Re: Face plate for Heavy 10L.

imarelicz28 <imarelicz28@...>
 

Chris

Could you please explain what spindle thread/back plate thread
register is, and why is it important?

Thanks

Bob

--- In southbendlathe@..., Chris Strazzeri
<cjstrazz@...> wrote:

Actually, I would be surprised if I purchased a factory new
faceplate or backplate and found that it fit and ran dead on. Bison
expects the user to do all of what was described in this thread.
That said, I know that there are members that have more than one
lathe with the same threaded spindle nose and they will say that
they can interchange backplates & faceplates with no problem.
Question is... Is that the norm or the exception? It only seems
logical that if a user has three lathes and the register varies by a
thou between them, then the plate register would have to be at least
as large (+ clearance) as the lathe with the largest dia spindle
register. That would make the other two lathes a less than perfect
fit.

Dennis would know better than me but I would guess that SB kept
a record of the register dia of every lathe SN that went out the
door. That way, you could order plates from them and insure a
precision fit.

Just my .02 & some guessing,
Chris


Jeff Beck <tools4cheap@...> wrote:
Hi John,
Thanks for the information. This is how i planned to machine the
one
for my lathe as well. On my machine/plate the plate was aprox 2.26
and the spindle it 2.27.

The plate is based off of measurements i took from an original. I
layed out all the holes/slots based on that. The plate OD,
thickness
and the hub thickness are also measured from an original. What i
didnt tell the mfg was any details on the ID area. I basically
told
them to make me 10 with 1-1/2"-8 center and 10 with 2-1/4"-8
centers.
The 1-1/2"-8 ones fit well, the 2-1/4"-8 ones ended up 1-2
thousandths tight. I will also look into the amount of the hole
that
is threaded vs the amount cleared for the register. Again, I didnt
spec this either. I figured it was some sort of standard that the
chuck mfg would know. I was mistaken.

Its sort of a multi tiered problem as many will tell you that you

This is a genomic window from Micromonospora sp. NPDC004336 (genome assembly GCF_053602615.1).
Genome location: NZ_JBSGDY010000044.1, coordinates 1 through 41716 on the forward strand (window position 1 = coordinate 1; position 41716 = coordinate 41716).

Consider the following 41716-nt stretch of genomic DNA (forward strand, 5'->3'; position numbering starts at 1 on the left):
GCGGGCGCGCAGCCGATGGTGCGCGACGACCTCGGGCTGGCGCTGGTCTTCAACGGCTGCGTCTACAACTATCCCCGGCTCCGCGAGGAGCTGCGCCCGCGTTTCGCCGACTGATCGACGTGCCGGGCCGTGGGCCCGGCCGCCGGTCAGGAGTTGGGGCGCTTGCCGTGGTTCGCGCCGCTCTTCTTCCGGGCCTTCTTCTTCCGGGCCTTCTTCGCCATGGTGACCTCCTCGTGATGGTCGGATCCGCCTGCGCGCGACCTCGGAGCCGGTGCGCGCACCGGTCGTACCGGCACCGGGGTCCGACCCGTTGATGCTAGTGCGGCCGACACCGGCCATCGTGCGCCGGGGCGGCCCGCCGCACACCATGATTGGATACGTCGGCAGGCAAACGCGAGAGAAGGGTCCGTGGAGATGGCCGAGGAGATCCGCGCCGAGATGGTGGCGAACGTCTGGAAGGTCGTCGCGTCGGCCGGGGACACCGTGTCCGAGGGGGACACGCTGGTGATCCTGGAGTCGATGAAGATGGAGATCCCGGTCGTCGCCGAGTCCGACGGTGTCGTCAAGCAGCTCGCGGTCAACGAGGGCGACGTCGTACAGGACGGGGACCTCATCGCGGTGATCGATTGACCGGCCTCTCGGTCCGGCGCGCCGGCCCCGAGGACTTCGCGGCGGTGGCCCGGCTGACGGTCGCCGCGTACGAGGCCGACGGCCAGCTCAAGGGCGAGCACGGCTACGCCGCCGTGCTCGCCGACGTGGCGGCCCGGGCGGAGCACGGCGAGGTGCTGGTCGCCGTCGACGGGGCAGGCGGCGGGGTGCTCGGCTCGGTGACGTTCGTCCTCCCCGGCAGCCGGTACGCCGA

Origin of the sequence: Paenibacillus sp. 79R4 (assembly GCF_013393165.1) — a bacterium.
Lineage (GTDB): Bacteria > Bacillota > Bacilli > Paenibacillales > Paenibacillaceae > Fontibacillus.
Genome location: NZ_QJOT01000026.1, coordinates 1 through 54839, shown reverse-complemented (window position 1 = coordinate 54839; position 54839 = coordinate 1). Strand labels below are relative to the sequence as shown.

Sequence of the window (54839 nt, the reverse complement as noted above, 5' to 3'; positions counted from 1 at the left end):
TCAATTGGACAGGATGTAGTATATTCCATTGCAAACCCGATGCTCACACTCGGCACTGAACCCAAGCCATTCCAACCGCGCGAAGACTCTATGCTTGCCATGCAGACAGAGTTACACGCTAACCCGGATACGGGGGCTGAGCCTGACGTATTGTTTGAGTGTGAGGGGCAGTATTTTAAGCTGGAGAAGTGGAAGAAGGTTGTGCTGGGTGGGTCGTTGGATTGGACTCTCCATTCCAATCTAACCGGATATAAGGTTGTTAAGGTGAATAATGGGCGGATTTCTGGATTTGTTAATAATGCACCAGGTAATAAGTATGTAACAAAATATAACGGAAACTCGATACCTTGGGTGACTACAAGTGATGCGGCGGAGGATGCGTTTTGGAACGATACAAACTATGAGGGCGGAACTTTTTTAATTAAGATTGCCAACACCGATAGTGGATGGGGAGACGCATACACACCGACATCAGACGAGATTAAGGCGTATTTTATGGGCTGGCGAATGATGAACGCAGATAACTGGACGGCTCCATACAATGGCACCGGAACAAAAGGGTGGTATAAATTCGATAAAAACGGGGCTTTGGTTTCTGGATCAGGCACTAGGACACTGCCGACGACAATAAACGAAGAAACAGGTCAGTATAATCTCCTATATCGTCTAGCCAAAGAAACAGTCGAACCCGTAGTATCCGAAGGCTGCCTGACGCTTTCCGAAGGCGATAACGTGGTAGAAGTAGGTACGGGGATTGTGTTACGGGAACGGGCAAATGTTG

should have as tight of a fit as possible to the register. I am
finding that the registers vary alot on various makes/models
machines. They even vary alot on the same make model machine.
Logan
lathes for instance seem to have the largest register areas of any
i
have run across.

So many will argue that the ideal way to mfg these is to make them
undersize and have people machine them. Unfourtantly, it seems
people
are not too willing/interested in doing this. I think that my
statement in my auctions that this will/may have to be enlarged a
few
thousandths has really hurt the sales of them. The 1-1/2"-8 ones
sell
for much more money as they dont have to be clearenced. Seems the
9"
really doesnt have much of a registration surface to begin with
(relative to the heavy 10 anyway).

So long story short,for my next batch I am going to spec the
length
and width of the registration area. The initial batch of 10 was
just
to test the waters and see if there was interest in them.

Regards
Jeff


Re: Face plate for Heavy 10L.

ChristopherS
 

Actually, I would be surprised if I purchased a factory new faceplate or backplate and found that it fit and ran dead on. Bison expects the user to do all of what was described in this thread.  That said, I know that there are members that have more than one lathe with the same threaded spindle nose and they will say that they can interchange backplates & faceplates with no problem. Question is... Is that the norm or the exception? It only seems logical that if a user has three lathes and the register varies by a thou between them, then the plate register would have to be at least as large (+ clearance) as the lathe with the largest dia spindle register. That would make the other two lathes a less than perfect fit.
 
Dennis would know better than me but I would guess that SB kept a record of the register dia of every lathe SN that went out the door. That way, you could order plates from them and insure a precision fit.
 
Just my .02 & some guessing,
Chris


Jeff Beck wrote:

Hi John,
Thanks for the information. This is how i planned to machine the one
for my lathe as well. On my machine/plate the plate was aprox 2.26
and the spindle it 2.27.

The plate is based off of measurements i took from an original. I
layed out all the holes/slots based on that. The plate OD, thickness
and the hub thickness are also measured from an original. What i
didnt tell the mfg was any details on the ID area. I basically told
them to make me 10 with 1-1/2"-8 center and 10 with 2-1/4"-8 centers.
The 1-1/2"-8 ones fit well, the 2-1/4"-8 ones ended up 1-2
thousandths tight. I will also look into the amount of the hole that